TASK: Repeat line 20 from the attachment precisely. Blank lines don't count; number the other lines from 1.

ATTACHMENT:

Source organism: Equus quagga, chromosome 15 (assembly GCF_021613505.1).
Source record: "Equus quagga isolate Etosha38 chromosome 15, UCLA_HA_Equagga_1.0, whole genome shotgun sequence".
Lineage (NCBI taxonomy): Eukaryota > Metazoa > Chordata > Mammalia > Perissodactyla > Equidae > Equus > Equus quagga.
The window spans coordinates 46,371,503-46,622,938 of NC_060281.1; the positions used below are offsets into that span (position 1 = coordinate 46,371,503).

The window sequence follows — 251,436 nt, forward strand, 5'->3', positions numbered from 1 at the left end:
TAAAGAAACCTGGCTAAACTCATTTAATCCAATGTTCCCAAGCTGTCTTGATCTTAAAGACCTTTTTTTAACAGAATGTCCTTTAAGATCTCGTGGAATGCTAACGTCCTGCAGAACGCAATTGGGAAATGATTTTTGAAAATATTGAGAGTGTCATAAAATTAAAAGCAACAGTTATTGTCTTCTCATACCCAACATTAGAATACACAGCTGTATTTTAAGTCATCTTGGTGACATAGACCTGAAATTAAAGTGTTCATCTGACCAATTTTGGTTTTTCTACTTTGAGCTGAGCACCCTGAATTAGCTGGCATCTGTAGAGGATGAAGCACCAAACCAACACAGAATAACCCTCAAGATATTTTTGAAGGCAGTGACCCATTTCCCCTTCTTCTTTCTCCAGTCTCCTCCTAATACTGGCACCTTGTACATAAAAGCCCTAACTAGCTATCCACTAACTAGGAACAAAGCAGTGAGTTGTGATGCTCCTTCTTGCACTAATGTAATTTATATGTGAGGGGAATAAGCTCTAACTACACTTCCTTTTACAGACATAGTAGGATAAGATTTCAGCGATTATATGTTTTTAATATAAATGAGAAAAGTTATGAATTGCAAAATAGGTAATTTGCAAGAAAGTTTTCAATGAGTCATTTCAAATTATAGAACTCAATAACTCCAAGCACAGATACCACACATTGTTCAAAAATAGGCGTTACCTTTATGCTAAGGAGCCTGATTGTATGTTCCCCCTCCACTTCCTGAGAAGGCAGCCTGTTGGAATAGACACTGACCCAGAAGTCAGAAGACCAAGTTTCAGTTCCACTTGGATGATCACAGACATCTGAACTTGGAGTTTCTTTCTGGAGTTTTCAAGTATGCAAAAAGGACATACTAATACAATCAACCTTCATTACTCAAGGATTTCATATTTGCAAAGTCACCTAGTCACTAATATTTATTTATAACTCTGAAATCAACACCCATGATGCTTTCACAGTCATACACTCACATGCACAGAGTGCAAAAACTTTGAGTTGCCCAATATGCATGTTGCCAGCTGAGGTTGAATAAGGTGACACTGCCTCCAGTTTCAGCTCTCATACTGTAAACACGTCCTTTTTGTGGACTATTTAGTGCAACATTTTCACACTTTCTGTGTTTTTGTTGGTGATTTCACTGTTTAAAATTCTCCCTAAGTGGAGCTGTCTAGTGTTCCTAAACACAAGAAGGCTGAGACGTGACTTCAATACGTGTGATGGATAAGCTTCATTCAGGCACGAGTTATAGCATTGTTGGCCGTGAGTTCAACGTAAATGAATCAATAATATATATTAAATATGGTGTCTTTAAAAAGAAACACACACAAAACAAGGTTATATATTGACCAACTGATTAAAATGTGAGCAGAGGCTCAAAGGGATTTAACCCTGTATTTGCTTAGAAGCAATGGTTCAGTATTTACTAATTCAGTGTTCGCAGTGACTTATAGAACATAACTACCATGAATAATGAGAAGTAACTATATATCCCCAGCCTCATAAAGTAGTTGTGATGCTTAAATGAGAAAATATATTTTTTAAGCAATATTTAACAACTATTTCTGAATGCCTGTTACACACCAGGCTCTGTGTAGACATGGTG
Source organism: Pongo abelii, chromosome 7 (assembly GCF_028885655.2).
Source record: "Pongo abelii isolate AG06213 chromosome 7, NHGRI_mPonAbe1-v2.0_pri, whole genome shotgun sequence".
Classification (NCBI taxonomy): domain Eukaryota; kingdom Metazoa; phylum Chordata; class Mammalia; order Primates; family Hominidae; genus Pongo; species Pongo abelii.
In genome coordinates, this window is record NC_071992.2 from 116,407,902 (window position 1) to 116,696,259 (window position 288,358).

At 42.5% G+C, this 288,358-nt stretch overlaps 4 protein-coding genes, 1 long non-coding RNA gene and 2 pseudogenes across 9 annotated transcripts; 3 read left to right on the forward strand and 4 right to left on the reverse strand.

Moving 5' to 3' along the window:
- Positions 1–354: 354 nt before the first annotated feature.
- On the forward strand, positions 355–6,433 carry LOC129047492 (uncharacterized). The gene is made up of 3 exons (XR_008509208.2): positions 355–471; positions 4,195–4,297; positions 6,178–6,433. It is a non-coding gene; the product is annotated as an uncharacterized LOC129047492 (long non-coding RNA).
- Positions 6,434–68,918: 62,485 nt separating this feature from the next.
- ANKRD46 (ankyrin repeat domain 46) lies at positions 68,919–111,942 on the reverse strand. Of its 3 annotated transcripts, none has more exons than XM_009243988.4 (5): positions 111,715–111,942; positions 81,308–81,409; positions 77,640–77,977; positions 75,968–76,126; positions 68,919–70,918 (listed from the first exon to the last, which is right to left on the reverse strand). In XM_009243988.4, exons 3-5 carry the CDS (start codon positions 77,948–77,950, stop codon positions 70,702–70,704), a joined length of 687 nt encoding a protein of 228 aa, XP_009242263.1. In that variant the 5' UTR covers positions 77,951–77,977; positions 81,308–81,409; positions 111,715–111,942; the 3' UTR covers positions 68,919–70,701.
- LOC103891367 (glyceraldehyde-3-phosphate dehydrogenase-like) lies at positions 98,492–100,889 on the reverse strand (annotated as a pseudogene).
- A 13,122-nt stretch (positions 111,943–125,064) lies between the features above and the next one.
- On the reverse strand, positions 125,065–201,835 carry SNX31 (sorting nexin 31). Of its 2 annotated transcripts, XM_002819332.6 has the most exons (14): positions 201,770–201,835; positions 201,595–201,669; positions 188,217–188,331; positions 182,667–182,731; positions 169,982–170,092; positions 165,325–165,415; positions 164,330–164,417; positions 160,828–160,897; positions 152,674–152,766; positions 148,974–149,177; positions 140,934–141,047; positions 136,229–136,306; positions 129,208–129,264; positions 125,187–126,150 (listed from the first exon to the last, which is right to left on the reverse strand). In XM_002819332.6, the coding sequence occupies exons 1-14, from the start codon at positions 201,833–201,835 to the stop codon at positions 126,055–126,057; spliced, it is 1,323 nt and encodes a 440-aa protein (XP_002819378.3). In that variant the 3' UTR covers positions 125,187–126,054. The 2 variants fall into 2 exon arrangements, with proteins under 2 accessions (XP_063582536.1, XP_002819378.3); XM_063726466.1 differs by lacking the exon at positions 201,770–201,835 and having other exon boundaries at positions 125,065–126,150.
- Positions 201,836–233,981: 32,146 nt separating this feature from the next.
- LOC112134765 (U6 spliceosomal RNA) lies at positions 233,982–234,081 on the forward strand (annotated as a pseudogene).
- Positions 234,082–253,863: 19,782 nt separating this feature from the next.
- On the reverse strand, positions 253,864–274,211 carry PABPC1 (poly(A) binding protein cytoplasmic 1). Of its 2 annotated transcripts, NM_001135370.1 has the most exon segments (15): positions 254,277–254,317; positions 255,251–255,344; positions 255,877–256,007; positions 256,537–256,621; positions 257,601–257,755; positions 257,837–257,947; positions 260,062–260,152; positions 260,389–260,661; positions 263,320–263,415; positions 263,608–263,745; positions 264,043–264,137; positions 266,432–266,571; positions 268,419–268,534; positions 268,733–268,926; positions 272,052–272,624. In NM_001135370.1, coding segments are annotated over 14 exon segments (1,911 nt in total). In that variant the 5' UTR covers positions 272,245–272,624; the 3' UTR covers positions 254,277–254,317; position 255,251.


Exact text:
- Positions 201,836–233,981: 32,146 nt separating this feature from the next.